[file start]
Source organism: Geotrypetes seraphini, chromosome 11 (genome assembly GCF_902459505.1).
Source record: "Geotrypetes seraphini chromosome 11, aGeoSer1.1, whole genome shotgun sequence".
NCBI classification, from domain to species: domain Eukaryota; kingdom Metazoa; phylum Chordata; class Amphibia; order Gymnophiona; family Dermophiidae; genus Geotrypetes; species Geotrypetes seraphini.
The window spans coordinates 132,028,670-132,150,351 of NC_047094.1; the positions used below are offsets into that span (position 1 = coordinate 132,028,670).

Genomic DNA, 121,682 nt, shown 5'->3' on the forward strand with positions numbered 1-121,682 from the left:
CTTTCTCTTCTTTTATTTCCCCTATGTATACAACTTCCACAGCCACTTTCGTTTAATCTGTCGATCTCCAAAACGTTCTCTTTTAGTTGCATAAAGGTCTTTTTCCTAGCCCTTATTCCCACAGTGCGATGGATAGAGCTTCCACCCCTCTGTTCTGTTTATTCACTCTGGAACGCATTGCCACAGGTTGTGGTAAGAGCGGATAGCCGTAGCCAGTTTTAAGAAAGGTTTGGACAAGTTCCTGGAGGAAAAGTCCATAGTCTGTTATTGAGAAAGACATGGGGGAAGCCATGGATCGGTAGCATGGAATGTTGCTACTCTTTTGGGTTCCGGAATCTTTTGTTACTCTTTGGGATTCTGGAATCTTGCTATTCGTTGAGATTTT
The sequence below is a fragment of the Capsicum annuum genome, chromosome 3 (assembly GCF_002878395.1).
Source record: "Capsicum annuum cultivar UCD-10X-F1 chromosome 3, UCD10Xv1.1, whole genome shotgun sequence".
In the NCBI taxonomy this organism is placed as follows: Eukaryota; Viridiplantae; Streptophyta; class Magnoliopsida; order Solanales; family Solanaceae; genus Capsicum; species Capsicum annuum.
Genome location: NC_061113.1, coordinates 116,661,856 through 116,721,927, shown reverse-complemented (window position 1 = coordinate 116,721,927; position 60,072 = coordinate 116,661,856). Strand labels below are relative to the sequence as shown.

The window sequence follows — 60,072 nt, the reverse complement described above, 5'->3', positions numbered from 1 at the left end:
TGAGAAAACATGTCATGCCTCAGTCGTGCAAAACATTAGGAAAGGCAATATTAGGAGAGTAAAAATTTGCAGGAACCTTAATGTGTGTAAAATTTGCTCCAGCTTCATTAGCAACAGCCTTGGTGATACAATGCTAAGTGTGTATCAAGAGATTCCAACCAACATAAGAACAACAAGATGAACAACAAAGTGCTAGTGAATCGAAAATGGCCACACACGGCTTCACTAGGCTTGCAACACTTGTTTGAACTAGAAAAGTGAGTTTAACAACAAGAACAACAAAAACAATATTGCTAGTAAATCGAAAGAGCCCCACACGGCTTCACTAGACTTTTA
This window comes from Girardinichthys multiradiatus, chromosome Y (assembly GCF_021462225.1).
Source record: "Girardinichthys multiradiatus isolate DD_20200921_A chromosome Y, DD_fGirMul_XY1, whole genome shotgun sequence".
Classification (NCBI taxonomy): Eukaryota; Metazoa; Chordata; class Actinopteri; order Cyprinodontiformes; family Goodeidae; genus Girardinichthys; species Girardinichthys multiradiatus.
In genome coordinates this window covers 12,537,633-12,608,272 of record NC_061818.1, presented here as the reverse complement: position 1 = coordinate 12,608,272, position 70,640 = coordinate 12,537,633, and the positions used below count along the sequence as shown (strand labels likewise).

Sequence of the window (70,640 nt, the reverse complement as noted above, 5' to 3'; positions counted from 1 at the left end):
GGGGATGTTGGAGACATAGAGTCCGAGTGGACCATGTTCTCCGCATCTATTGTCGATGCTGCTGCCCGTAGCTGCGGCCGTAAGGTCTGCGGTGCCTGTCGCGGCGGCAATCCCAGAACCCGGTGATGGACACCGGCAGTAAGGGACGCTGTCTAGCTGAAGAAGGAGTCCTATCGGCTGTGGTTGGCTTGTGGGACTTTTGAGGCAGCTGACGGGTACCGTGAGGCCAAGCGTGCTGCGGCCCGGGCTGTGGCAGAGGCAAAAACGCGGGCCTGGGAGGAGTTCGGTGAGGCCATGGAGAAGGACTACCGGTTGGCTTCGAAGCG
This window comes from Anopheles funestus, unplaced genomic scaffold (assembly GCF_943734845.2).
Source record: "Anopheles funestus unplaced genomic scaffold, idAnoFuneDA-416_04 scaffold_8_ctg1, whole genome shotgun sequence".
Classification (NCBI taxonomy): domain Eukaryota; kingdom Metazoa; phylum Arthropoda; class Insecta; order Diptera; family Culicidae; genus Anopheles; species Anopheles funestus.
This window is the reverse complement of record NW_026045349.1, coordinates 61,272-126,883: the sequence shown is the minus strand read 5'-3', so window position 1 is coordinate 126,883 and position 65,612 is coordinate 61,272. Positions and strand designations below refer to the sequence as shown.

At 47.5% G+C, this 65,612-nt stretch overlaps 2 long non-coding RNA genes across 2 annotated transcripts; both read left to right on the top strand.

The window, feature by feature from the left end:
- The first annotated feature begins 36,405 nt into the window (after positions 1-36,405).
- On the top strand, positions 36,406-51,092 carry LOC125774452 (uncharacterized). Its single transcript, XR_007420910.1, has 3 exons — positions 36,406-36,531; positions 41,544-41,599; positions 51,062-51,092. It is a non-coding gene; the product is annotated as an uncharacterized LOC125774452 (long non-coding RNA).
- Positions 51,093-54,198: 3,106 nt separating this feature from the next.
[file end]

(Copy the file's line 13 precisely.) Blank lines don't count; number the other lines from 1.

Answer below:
This window comes from Girardinichthys multiradiatus, chromosome Y (assembly GCF_021462225.1).